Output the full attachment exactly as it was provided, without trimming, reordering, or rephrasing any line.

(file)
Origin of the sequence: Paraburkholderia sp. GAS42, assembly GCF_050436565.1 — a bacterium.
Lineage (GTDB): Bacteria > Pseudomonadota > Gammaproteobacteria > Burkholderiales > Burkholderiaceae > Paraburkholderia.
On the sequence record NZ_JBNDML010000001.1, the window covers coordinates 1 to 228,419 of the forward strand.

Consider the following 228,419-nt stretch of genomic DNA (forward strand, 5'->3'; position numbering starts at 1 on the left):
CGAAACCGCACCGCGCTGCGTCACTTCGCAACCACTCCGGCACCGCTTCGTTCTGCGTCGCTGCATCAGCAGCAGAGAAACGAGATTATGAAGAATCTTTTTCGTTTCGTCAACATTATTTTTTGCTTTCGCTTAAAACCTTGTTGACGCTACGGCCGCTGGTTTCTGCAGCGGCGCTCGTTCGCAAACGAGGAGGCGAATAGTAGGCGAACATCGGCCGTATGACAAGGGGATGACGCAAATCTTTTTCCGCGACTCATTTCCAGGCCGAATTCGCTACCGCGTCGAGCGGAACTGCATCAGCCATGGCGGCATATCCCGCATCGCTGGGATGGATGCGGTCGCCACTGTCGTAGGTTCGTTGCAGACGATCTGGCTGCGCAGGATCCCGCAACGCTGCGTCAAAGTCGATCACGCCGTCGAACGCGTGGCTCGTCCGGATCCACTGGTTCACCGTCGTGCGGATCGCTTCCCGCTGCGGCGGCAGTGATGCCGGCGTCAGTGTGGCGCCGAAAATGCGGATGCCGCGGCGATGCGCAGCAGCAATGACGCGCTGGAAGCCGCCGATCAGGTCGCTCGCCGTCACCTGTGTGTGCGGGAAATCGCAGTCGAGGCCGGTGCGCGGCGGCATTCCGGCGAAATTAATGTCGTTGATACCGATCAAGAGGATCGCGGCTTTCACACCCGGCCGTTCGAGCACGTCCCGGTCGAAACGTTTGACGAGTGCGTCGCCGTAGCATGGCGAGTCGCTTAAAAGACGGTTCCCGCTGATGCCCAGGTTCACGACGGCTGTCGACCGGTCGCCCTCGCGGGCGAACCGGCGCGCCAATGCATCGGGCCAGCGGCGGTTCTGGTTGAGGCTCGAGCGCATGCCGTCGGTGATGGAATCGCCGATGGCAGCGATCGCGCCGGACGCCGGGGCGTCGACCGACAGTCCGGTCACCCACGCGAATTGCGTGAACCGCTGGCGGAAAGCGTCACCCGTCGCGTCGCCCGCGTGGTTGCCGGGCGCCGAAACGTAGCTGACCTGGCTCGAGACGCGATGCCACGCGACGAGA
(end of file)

Origin of the sequence: Paraburkholderia sp. GAS42, assembly GCF_050436565.1 — a bacterium.
Lineage (GTDB): Bacteria > Pseudomonadota > Gammaproteobacteria > Burkholderiales > Burkholderiaceae > Paraburkholderia.
On the sequence record NZ_JBNDML010000001.1, the window covers coordinates 1 to 228,419 of the forward strand.

Consider the following 228,419-nt stretch of genomic DNA (forward strand, 5'->3'; position numbering starts at 1 on the left):
CGAAACCGCACCGCGCTGCGTCACTTCGCAACCACTCCGGCACCGCTTCGTTCTGCGTCGCTGCATCAGCAGCAGAGAAACGAGATTATGAAGAATCTTTTTCGTTTCGTCAACATTATTTTTTGCTTTCGCTTAAAACCTTGTTGACGCTACGGCCGCTGGTTTCTGCAGCGGCGCTCGTTCGCAAACGAGGAGGCGAATAGTAGGCGAACATCGGCCGTATGACAAGGGGATGACGCAAATCTTTTTCCGCGACTCATTTCCAGGCCGAATTCGCTACCGCGTCGAGCGGAACTGCATCAGCCATGGCGGCATATCCCGCATCGCTGGGATGGATGCGGTCGCCACTGTCGTAGGTTCGTTGCAGACGATCTGGCTGCGCAGGATCCCGCAACGCTGCGTCAAAGTCGATCACGCCGTCGAACGCGTGGCTCGTCCGGATCCACTGGTTCACCGTCGTGCGGATCGCTTCCCGCTGCGGCGGCAGTGATGCCGGCGTCAGTGTGGCGCCGAAAATGCGGATGCCGCGGCGATGCGCAGCAGCAATGACGCGCTGGAAGCCGCCGATCAGGTCGCTCGCCGTCACCTGTGTGTGCGGGAAATCGCAGTCGAGGCCGGTGCGCGGCGGCATTCCGGCGAAATTAATGTCGTTGATACCGATCAAGAGGATCGCGGCTTTCACACCCGGCCGTTCGAGCACGTCCCGGTCGAAACGTTTGACGAGTGCGTCGCCGTAGCATGGCGAGTCGCTTAAAAGACGGTTCCCGCTGATGCCCAGGTTCACGACGGCTGTCGACCGGTCGCCCTCGCGGGCGAACCGGCGCGCCAATGCATCGGGCCAGCGGCGGTTCTGGTTGAGGCTCGAGCGCATGCCGTCGGTGATGGAATCGCCGATGGCAGCGATCGCGCCGGACGCCGGGGCGTCGACCGACAGTCCGGTCACCCACGCGAATTGCGTGAACCGCTGGCGGAAAGCGTCACCCGTCGCGTCGCCCGCGTGGTTGCCGGGCGCCGAAACGTAGCTGACCTGGCTCGAGACGCGATGCCACGCGACGAGA